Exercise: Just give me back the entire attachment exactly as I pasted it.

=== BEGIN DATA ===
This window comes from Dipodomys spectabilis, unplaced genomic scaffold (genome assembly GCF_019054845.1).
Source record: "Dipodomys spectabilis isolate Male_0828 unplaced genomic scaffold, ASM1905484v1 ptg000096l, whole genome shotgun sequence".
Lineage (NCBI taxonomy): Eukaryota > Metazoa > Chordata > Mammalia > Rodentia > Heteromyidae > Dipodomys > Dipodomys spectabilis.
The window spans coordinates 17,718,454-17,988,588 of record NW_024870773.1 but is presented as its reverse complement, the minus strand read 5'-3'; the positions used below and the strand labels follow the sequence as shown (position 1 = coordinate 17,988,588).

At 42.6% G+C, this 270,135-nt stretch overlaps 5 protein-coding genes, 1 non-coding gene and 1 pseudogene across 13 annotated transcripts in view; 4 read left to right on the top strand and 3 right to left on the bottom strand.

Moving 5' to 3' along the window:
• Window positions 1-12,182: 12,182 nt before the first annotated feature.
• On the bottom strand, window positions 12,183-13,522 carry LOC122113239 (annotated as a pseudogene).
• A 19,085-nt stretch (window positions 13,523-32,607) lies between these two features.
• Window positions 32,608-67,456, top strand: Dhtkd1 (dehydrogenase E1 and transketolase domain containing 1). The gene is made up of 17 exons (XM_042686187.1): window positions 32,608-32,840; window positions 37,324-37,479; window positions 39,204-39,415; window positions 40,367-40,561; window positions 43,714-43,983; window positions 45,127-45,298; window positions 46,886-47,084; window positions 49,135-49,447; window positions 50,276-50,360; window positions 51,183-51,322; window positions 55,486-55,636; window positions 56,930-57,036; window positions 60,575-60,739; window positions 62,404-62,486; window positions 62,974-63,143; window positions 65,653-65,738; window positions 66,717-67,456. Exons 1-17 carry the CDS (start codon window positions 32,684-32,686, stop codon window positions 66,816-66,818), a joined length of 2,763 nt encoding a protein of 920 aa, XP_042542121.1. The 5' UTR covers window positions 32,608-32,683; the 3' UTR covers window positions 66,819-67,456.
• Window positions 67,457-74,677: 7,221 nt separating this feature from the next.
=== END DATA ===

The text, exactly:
This window comes from Dipodomys spectabilis, unplaced genomic scaffold (genome assembly GCF_019054845.1).
Source record: "Dipodomys spectabilis isolate Male_0828 unplaced genomic scaffold, ASM1905484v1 ptg000096l, whole genome shotgun sequence".
Lineage (NCBI taxonomy): Eukaryota > Metazoa > Chordata > Mammalia > Rodentia > Heteromyidae > Dipodomys > Dipodomys spectabilis.
The window spans coordinates 17,718,454-17,988,588 of record NW_024870773.1 but is presented as its reverse complement, the minus strand read 5'-3'; the positions used below and the strand labels follow the sequence as shown (position 1 = coordinate 17,988,588).

At 42.6% G+C, this 270,135-nt stretch overlaps 5 protein-coding genes, 1 non-coding gene and 1 pseudogene across 13 annotated transcripts in view; 4 read left to right on the top strand and 3 right to left on the bottom strand.

Moving 5' to 3' along the window:
• Window positions 1-12,182: 12,182 nt before the first annotated feature.
• On the bottom strand, window positions 12,183-13,522 carry LOC122113239 (annotated as a pseudogene).
• A 19,085-nt stretch (window positions 13,523-32,607) lies between these two features.
• Window positions 32,608-67,456, top strand: Dhtkd1 (dehydrogenase E1 and transketolase domain containing 1). The gene is made up of 17 exons (XM_042686187.1): window positions 32,608-32,840; window positions 37,324-37,479; window positions 39,204-39,415; window positions 40,367-40,561; window positions 43,714-43,983; window positions 45,127-45,298; window positions 46,886-47,084; window positions 49,135-49,447; window positions 50,276-50,360; window positions 51,183-51,322; window positions 55,486-55,636; window positions 56,930-57,036; window positions 60,575-60,739; window positions 62,404-62,486; window positions 62,974-63,143; window positions 65,653-65,738; window positions 66,717-67,456. Exons 1-17 carry the CDS (start codon window positions 32,684-32,686, stop codon window positions 66,816-66,818), a joined length of 2,763 nt encoding a protein of 920 aa, XP_042542121.1. The 5' UTR covers window positions 32,608-32,683; the 3' UTR covers window positions 66,819-67,456.
• Window positions 67,457-74,677: 7,221 nt separating this feature from the next.